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[0/6] xfsprogs: blockdev dax detection and warnings

Message ID 20200824203724.13477-1-ailiop@suse.com
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Series xfsprogs: blockdev dax detection and warnings | expand

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Anthony Iliopoulos Aug. 24, 2020, 8:37 p.m. UTC
Hi all,

This short series adds blockdev dax capability detection via libblkid,
and subsequently uses this bit to warn on a couple of incompatible
configurations during mkfs.

The first patch adds the detection capability to libtopology, and the
following two patches add mkfs warnings that are issued when the fs
block size is not matching the page size, and when reflink is being
enabled in conjunction with dax.

The next patch adds a new cli option that can be used to override
warnings, and converts all warnings that can be forced to this option
instead the overloaded -f option. This avoids cases where forcing a
warning may also be implicitly forcing overwriting an existing
partition.

The last two patches are small cleanups that remove redundant code.

Anthony Iliopoulos (6):
  libfrog: add dax capability detection in topology probing
  mkfs: warn if blocksize doesn't match pagesize on dax devices
  mkfs: warn if reflink option is enabled on dax-capable devices
  mkfs: introduce -x option to force incompat config combinations
  mkfs: remove redundant assignment of cli sb options on failure
  mkfs: remove a couple of unused function parameters

 include/builddefs.in |  1 +
 libfrog/Makefile     |  4 ++++
 libfrog/topology.c   | 21 +++++++++++------
 libfrog/topology.h   |  1 +
 m4/package_blkid.m4  |  5 ++++
 man/man8/mkfs.xfs.8  |  6 +++++
 mkfs/xfs_mkfs.c      | 55 +++++++++++++++++++++++++++++---------------
 7 files changed, 68 insertions(+), 25 deletions(-)

--
2.28.0

Comments

Dave Chinner Aug. 24, 2020, 10:55 p.m. UTC | #1
On Mon, Aug 24, 2020 at 10:37:18PM +0200, Anthony Iliopoulos wrote:
> Hi all,
> 
> This short series adds blockdev dax capability detection via libblkid,
> and subsequently uses this bit to warn on a couple of incompatible
> configurations during mkfs.
> 
> The first patch adds the detection capability to libtopology, and the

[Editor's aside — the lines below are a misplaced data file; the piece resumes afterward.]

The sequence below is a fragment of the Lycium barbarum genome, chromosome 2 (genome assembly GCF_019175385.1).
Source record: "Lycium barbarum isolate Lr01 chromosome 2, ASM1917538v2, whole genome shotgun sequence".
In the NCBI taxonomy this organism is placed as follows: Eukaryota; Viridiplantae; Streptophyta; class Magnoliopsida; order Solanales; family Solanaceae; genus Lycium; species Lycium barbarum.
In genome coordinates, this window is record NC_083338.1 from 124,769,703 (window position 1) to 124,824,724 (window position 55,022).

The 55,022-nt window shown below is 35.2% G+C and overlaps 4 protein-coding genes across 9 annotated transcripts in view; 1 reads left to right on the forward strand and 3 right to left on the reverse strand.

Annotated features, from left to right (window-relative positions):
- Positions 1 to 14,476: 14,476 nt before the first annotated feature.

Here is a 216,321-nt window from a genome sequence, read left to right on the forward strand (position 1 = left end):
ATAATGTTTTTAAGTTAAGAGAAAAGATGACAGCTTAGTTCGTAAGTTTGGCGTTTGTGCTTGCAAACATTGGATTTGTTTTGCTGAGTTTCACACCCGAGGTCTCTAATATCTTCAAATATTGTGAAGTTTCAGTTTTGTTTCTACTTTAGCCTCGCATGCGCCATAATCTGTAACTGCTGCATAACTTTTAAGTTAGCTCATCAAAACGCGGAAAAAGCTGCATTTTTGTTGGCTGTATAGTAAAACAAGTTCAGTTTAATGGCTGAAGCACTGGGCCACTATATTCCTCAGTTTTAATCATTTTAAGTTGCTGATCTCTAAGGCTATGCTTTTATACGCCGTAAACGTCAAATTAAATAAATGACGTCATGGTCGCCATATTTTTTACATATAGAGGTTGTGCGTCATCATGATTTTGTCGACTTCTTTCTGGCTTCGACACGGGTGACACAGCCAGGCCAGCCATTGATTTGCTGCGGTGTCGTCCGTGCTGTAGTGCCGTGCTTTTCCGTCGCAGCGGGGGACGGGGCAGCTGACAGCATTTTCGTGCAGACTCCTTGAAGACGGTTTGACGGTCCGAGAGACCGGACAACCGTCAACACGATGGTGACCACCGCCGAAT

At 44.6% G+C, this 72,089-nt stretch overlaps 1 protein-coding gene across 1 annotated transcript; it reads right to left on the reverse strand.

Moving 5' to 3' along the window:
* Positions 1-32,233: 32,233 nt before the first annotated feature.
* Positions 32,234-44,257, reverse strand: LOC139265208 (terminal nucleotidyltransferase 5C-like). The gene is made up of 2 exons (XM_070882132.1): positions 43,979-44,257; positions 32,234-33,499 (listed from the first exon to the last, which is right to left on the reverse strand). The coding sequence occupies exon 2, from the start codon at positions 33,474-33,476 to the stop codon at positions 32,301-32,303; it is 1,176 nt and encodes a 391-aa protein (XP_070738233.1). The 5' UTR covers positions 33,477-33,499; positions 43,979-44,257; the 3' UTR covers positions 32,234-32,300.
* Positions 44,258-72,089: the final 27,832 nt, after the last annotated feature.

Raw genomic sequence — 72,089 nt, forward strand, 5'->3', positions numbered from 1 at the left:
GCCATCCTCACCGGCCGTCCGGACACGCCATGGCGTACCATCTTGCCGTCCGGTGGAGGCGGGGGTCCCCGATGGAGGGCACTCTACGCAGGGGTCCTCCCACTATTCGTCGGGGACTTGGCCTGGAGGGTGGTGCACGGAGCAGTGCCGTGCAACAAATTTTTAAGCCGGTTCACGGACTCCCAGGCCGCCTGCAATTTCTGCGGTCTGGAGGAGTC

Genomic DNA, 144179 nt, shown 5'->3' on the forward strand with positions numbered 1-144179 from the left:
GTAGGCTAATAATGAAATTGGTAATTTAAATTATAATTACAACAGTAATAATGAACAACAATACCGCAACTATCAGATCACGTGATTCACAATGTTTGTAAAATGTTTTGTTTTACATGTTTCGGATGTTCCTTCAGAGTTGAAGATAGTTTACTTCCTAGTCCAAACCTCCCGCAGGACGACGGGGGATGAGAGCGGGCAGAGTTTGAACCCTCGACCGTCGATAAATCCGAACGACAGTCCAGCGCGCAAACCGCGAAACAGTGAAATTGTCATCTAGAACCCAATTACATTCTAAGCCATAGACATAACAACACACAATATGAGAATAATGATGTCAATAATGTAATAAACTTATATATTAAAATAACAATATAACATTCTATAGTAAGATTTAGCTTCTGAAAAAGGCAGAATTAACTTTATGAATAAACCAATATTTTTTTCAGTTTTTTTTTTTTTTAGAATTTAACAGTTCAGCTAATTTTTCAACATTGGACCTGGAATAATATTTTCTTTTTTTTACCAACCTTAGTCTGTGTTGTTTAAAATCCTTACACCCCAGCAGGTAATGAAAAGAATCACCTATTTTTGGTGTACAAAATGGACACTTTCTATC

> following two patches add mkfs warnings that are issued when the fs
> block size is not matching the page size, and when reflink is being
> enabled in conjunction with dax.

This makes the assumption that anyone running mkfs on a dax capable
device is going to use DAX, and prevents mkfs from running if the
config is not DAX compatible.

The issue here is that making a filesystem that is not DAX
compatible on a DAX capable device is not a fatal error. The
filesystem will work just fine using buffered and direct IO, and
there are definitely workloads where we want to use buffered IO on
pmem and not DAX. Why? Because existing pmem is terribly slow for
write intensive applications compared to page cache based mmap().
And even buffered writes are faster than DAX direct writes because
the slow writeback is done in the background via async writeback.

Also, what happens if you have a 64kB page size? mkfs defaults to
4kB block size, so with these changes mkfs will refuse to run on a
dax capable device unless the user specifically directs it to do
something different. That's not a good behaviour for the default
config to have....

Hence I don't think that preventing mkfs from running unless the config
is exactly waht DAX requires or the "force" option is set is the
right policy here.

I agree that mkfs needs to be aware of DAX capability of the block
device, but that capability existing should not cause mkfs to fail.
If we want users to be able to direct mkfs to to create a DAX
capable filesystem then adding a -d dax option would be a better
idea. This would direct mkfs to align/size all the data options to
use a DAX compatible topology if blkid supports reporting the DAX
topology. It would also do things like turn off reflink (until that
is supported w/ DAX), etc.

i.e. if the user knows they are going to use DAX (and they will)
then they can tell mkfs to make a DAX compatible filesystem.

> The next patch adds a new cli option that can be used to override
> warnings, and converts all warnings that can be forced to this option
> instead the overloaded -f option. This avoids cases where forcing a
> warning may also be implicitly forcing overwriting an existing
> partition.

I don't want both an "ignore warnings" and a "force" CLI option.
They both do the same thing - allow the user to override things that
are potentially destructive or result in an unusable config - so why
should we add the complexity of having a different "force" options
for every different possible thing that can be overridden?

Then we'll grow a "--force-all" option to override everything.
i.e.  we end up with this insanity:

$ dpkg --help |grep force
  --force-help                     Show help on forcing.
  --[no-]triggers            Skip or force consequential trigger processing.
  --force-<thing>[,...]      Override problems (see --force-help).
  --no-force-<thing>[,...]   Stop when problems encountered.

and "--force-help" gives you a list of about 30 different things you
can force the behaviour of, including "--force-all". This is simply
not a good UI model...

> The last two patches are small cleanups that remove redundant code.

They should be first.

Cheers,

Dave.
Anthony Iliopoulos Aug. 25, 2020, 8:48 a.m. UTC | #2